Lake Mendocino this week fell below 20,000 acre-feet (AF) of storage, falling short of a water conservation goal established to maintain adequate downstream flows for fisheries and human health and safety needs for municipal users.
A minimum storage goal of 20,000 AF by Oct. 1, 2021 was recommended by the Sonoma County Water Agency (Sonoma Water) in the hopes of providing an adequate carry-over water supply entering the 2021-22 fall-winter rainy season. The reservoir’s storage level dropped below 20,000 AF on Thursday, August 26, signaling a worsening of the historic drought in the Russian River watershed.
Sonoma County Supervisor and Sonoma Water Board of Directors Chair Lynda Hopkins said, “We were hopeful that continued conservation among water users in the Russian River watershed could keep us above that conservation goal in Lake Mendocino. Unfortunately, the water-saving efforts in the Upper Russian River have not been enough, even with state action being taken to curtail water rights. We really urge everyone to step up their water saving efforts. The only way we’re going to get through this drought is if we all do our part.”
Fourth District Supervisor and Sonoma Water Director James Gore said, “We need to take a regional approach to the drought. Recognizing the limits of our water supply, we must work together to continue to reduce consumption along the entire Russian River. Maintaining as much storage as possible in Lake Mendocino will keep enough water in the river for fisheries and human health and safety. We can meet that goal if we all work together.”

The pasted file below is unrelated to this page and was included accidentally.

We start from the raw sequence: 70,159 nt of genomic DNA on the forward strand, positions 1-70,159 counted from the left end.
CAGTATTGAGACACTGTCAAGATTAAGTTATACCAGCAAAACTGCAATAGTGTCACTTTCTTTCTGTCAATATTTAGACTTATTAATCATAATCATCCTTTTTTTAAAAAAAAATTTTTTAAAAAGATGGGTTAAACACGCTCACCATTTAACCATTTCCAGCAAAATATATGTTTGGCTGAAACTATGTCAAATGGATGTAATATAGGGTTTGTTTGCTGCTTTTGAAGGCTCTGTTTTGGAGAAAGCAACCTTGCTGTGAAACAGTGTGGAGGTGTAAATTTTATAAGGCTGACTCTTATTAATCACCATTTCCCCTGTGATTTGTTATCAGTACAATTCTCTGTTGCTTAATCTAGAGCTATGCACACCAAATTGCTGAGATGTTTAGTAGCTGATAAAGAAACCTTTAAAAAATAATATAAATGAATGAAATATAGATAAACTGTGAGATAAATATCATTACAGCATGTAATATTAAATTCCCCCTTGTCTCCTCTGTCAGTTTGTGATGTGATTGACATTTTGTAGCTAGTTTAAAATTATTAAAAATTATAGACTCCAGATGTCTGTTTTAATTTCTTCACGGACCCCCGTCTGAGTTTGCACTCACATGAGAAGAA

Water managers fear that as water levels drop in Lake Mendocino reservoir releases will not be able to meet minimum stream flows for fisheries and meet the human health and safety needs of downstream municipal users. In addition, there is concern that as the reservoir levels drop there may be a decline in water quality for downstream water users.
“The City of Healdsburg is currently achieving a 55% reduction in water use and has been doing so for nearly two months,” said Healdsburg Mayor Evelyn Mitchell. “The City adopted high levels of conservation early in the summer because we knew storage in Lake Mendocino was an issue. We are hopeful the entire watershed will band together to achieve significant conservation as the timing of this year’s rain is uncertain.”
“I encourage all Sonoma County residents to demonstrate resiliency by respecting our new reality,” said Cloverdale Mayor Marta Cruz. “We can all make significant progress by reducing water use, collecting and re-using water as a measure to keep us safe and healthy!”
In August of this year, the State of California curtailed water rights for hundreds of water rights holders in the upper and lower Russian River regions. Sonoma Water, which provides drinking water to more than 600,000 customers in the North Bay, has reduced its diversions from the Russian River by more than 20% over 2020 levels in response to drought conditions.